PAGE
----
childbirth" (after age twenty) is frequently mentioned as
a risk factor. (I have never seen "prompt childbirth"
in the accompanying list of cancer prevention tips-undoubtedly
because such advice would be tantamount to advocating teenage
All by itself, a lifestyle approach to preventing breast cancer
is inadequate. First, the majority of breast cancers cannot be
explained by lifestyle factors, including reproductive history.
We need to look elsewhere for the causes of these cancers. Second,
mammography and breast self-examinations are tools of cancer detection,
not acts of prevention. The popular refrain "Early detection
is your best prevention!" is a non sequitur: Detecting cancer,
no matter how early, negates the possibility of preventing cancer.
At best, early detection may make cancer less fatal, allowing
us, as the epidemiologist Robert Millikan puts it, "to live
in a toxic soup without breasts or prostates, et cetera."
Finally, the adage that high-fat Western diets are the cause
of breast cancer has not yet been supported by data. Dietary fat
has long been a centerpiece of study in the investigation of breast
And yet, several long-term, heavily funded studies have indicated
that dietary fat is unlikely to play a major role by itself. Rather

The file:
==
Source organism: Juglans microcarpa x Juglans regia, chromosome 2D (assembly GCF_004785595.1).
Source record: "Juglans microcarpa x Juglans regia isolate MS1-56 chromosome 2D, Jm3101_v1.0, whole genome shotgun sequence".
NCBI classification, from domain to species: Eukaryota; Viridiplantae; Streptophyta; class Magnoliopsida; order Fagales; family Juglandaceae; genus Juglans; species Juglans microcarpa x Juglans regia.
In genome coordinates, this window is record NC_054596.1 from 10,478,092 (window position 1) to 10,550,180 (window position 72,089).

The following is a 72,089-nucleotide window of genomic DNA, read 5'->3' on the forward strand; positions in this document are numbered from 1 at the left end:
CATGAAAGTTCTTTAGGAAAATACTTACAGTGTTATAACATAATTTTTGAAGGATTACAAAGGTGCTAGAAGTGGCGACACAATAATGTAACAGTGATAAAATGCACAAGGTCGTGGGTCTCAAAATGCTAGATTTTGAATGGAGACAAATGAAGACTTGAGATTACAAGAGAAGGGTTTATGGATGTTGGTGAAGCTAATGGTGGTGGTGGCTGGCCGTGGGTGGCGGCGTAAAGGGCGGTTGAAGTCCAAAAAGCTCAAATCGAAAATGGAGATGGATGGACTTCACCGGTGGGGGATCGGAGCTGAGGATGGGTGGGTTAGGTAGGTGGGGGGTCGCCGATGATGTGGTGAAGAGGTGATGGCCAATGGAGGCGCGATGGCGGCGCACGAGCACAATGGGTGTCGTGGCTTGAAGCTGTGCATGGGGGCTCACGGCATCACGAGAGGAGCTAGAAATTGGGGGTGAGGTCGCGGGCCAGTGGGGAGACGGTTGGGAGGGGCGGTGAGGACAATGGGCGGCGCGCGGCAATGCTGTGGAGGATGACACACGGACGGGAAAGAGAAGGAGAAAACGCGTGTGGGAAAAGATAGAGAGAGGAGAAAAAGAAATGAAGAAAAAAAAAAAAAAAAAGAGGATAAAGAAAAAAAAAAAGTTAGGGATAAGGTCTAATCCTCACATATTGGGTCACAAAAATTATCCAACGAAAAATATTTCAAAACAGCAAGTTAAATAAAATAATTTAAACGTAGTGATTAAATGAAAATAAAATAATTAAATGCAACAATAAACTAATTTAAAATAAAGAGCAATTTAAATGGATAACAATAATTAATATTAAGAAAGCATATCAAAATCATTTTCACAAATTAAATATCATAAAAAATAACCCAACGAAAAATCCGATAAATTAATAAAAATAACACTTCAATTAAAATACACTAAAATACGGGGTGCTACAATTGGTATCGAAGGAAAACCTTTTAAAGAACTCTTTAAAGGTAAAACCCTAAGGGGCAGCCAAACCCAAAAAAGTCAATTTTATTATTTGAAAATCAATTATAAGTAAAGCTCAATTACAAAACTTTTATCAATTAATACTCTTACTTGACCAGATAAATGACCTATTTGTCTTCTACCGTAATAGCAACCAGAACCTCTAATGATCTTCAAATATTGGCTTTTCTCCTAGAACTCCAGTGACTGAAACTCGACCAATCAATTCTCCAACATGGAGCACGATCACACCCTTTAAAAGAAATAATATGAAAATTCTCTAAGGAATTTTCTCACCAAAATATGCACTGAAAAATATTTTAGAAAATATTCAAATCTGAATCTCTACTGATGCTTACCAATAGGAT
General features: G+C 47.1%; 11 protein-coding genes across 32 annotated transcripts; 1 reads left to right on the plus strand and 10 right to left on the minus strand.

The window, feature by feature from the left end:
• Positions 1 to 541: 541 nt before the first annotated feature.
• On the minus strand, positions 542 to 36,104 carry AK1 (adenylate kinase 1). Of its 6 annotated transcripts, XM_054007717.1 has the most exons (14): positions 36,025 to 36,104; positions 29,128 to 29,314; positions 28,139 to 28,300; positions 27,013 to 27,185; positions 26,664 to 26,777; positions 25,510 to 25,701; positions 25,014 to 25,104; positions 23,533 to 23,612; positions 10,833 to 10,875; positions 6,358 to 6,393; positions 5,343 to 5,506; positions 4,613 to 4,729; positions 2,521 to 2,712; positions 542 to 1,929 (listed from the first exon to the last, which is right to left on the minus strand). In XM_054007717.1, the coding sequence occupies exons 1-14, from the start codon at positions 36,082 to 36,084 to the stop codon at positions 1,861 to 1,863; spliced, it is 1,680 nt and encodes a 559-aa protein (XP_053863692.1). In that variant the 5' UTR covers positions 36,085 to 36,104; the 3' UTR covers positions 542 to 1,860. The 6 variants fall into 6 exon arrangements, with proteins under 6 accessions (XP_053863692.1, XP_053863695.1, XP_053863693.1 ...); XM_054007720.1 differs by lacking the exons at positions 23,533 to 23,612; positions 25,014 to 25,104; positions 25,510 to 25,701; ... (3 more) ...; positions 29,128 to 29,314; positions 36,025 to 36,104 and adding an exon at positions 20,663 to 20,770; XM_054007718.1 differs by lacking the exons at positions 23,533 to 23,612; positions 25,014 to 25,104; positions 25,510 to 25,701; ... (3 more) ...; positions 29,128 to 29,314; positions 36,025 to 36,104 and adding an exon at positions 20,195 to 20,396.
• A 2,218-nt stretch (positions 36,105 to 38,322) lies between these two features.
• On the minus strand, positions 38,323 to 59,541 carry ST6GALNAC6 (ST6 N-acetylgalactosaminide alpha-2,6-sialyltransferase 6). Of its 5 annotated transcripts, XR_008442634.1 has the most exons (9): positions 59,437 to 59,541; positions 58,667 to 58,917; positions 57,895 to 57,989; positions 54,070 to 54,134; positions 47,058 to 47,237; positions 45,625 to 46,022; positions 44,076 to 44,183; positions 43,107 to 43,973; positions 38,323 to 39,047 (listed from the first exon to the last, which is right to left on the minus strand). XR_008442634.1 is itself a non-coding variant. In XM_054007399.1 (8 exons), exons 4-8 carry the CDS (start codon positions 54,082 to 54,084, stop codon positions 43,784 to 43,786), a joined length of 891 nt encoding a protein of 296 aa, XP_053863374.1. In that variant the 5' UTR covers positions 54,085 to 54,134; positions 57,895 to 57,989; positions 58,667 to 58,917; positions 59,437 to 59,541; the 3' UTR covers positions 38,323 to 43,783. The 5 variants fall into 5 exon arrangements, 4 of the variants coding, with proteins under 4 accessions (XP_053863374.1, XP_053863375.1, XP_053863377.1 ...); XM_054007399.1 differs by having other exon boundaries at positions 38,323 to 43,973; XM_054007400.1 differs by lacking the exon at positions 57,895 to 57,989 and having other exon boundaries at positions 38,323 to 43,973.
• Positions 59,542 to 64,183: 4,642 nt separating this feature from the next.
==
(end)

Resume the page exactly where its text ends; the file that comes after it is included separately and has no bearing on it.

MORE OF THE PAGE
than continuing to focus single-mindedly on the absolute quantity
of fat consumed, several researchers have called for a more refined,
ecological approach to diet. Two obvious starting points would
be to assess the link between breast cancer and diets high in
animal fat and to launch a definitive investigation into the extent
to which various kinds of fats are contaminated by carcinogens.
We already know with certainty that animal-based foods are our
main route of exposure to organochlorine pesticides and dioxins.
It's time to look at the whole picture.
In my own home state, a recent county-by-county cancer report
reproduced an old cancer pie chart, published originally in 1981,
that relegated environmental factors to a single, tiny slice and
depicted tobacco and diet as major risk factors. The report concluded,
"Many persons could reduce their chances of developing or
dying from cancer by adopting healthier lifestyles and by visiting
their physicians regularly for cancer-related checkups."
The fact that Illinois is a leading producer of hazardous waste,
a heavy user of pesticides, and home to an above-average number
of Superfund sites is neither mentioned nor considered. No attempt
is made in this report to correlate cancer statistics with Toxics
Release Inventory data. No attempt is made in this report to determine
whether cancer might follow industrial river valleys, rise in